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I've made a class in my header file which creates and populates three arrays like so:

class ExampleClass {
private:
    string array1[5] = {"test1", "test2", "test3", "test4", "test5"};
    double array2[4] = {20.7, 26.4, 27.8, 31.1};
    double array3[4] = {19.1, 25.8, 27.3, 32.3};
};

When building I'm receiving a warning about this requiring -std=c++11 or -std=gnu++11 to work. It builds fine and works how I want for me, but is this something I should worry about in case I was going to include it in a uni project for example?

Is it a case where there's an older alternative that does the exact same, or was this only possible from C++11?

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5  
C-style arrays as class members have a reputation to be a pain to initialize in C++03, so go figure. :| –  Xeo Feb 26 '13 at 19:54
    
Can your arrays be const statics? –  Pubby Feb 26 '13 at 19:58
    
@Pubby Not going to lie, I have no idea :p –  Zackehh9lives Feb 26 '13 at 19:59
    
@Pubby Doesn't build –  Zackehh9lives Feb 26 '13 at 20:00
1  
@Zackehh9lives well, this could work: pastebin.com/raw.php?i=8z64aAuB –  Pubby Feb 26 '13 at 20:06

2 Answers 2

up vote 1 down vote accepted

is this something I should worry about in case I was going to include it in a uni project for example?

If you're writing a project for an assignment you should pay attention to the requirements of the assignment. It should specify a platform, compiler, and build flags that your code must build and run on. If those requirements allow you to use C++11 then you're fine, if they don't then you'll have to find an alternative. And remember to always test your work on the platform, compiler, etc. that the graders will be using.

Is it a case where there's an older alternative that does the exact same, or was this only possible from C++11?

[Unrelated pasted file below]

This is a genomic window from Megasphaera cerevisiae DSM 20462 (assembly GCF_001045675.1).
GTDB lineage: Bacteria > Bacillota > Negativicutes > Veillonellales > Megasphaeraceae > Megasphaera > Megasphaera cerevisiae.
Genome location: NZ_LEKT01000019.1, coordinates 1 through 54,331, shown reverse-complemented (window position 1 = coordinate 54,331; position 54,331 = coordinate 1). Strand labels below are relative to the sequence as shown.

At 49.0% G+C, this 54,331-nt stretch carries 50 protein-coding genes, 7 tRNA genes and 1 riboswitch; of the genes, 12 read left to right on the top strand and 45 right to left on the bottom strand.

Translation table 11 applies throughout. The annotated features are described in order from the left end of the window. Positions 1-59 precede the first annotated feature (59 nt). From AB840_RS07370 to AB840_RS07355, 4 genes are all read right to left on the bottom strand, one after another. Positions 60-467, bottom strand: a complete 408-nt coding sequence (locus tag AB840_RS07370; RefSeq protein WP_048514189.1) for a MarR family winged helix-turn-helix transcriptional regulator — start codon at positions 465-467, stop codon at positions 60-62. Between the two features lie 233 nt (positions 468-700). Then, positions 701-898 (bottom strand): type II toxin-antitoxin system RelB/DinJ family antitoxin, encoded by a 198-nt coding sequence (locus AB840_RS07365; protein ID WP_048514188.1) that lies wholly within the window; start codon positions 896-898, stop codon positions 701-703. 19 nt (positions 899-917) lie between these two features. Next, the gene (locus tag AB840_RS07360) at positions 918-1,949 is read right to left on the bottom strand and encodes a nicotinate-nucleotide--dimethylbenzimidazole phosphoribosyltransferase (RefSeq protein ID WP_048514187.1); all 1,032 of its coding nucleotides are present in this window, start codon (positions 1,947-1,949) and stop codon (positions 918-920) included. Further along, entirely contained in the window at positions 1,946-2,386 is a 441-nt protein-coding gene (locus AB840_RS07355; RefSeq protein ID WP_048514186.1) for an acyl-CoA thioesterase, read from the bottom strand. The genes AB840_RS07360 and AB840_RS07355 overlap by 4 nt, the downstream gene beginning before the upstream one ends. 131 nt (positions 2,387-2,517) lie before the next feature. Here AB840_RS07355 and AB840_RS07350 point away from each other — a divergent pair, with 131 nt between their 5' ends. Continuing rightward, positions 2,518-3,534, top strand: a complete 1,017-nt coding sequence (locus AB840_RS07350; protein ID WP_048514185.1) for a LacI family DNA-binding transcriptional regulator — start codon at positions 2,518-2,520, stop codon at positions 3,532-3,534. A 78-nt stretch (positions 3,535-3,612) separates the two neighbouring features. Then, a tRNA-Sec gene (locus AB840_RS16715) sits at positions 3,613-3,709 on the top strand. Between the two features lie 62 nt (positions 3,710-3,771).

There is no pre-C++11 alternative that does exactly the same thing; prior to C++11 it was impossible to specify an initializer for member arrays. The closest you could get was to allow the default initialization to occur and then re-initialize the array in the constructor:

struct S {
    string array1[5];
    S() {
        string init_values[5] = {"test1", "test2", "test3", "test4", "test5"};
        for (int i=0; i<5; ++i) {
            array1[i] = init_values[i];
        }
    }
};

C++11 introduced uniform initialization:

struct S {
    string array1[5];
    S() : array1{"test1", "test2", "test3", "test4", "test5"}
    {}
};

And in-class initialization:

struct S {
    string array1[5] {"test1", "test2", "test3", "test4", "test5"};
};
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If you are only reading from the arrays (as you said in the comments), add const.

CAUTION: Without const and when you start modifying values, the following will not work as expected!

The following is the best I could think of in C++03. While you could put everything into the header file, I don't think it's a good idea. I'll show how to do it with a header and an implementation file. If you really need everything in the header and you can't figure it out how to adapt the following code, ask.

We start by creating a header file foo.hpp:

#ifndef FOO_HPP
#define FOO_HPP

#include <string>

class ExampleClass {
private:
  const std::string (&array1)[5];
  const double (&array2)[4];
  const double (&array3)[4];

  ExampleClass(); // you need ctors to initialize the non-static members
};

#endif // FOO_HPP

Now that you have the header, create the implementation file foo.cpp:

#include "foo.hpp"

namespace
{
  const std::string global_array1[5] = {"test1", "test2", "test3", "test4", "test5"};
  const double global_array2[4] = {20.7, 26.4, 27.8, 31.1};
  const double global_array3[4] = {19.1, 25.8, 27.3, 32.3};
}

// define your ctor(s)
ExampleClass::ExampleClass()
  : array1( global_array1 ),
    array2( global_array2 ),
    array3( global_array3 )
{}
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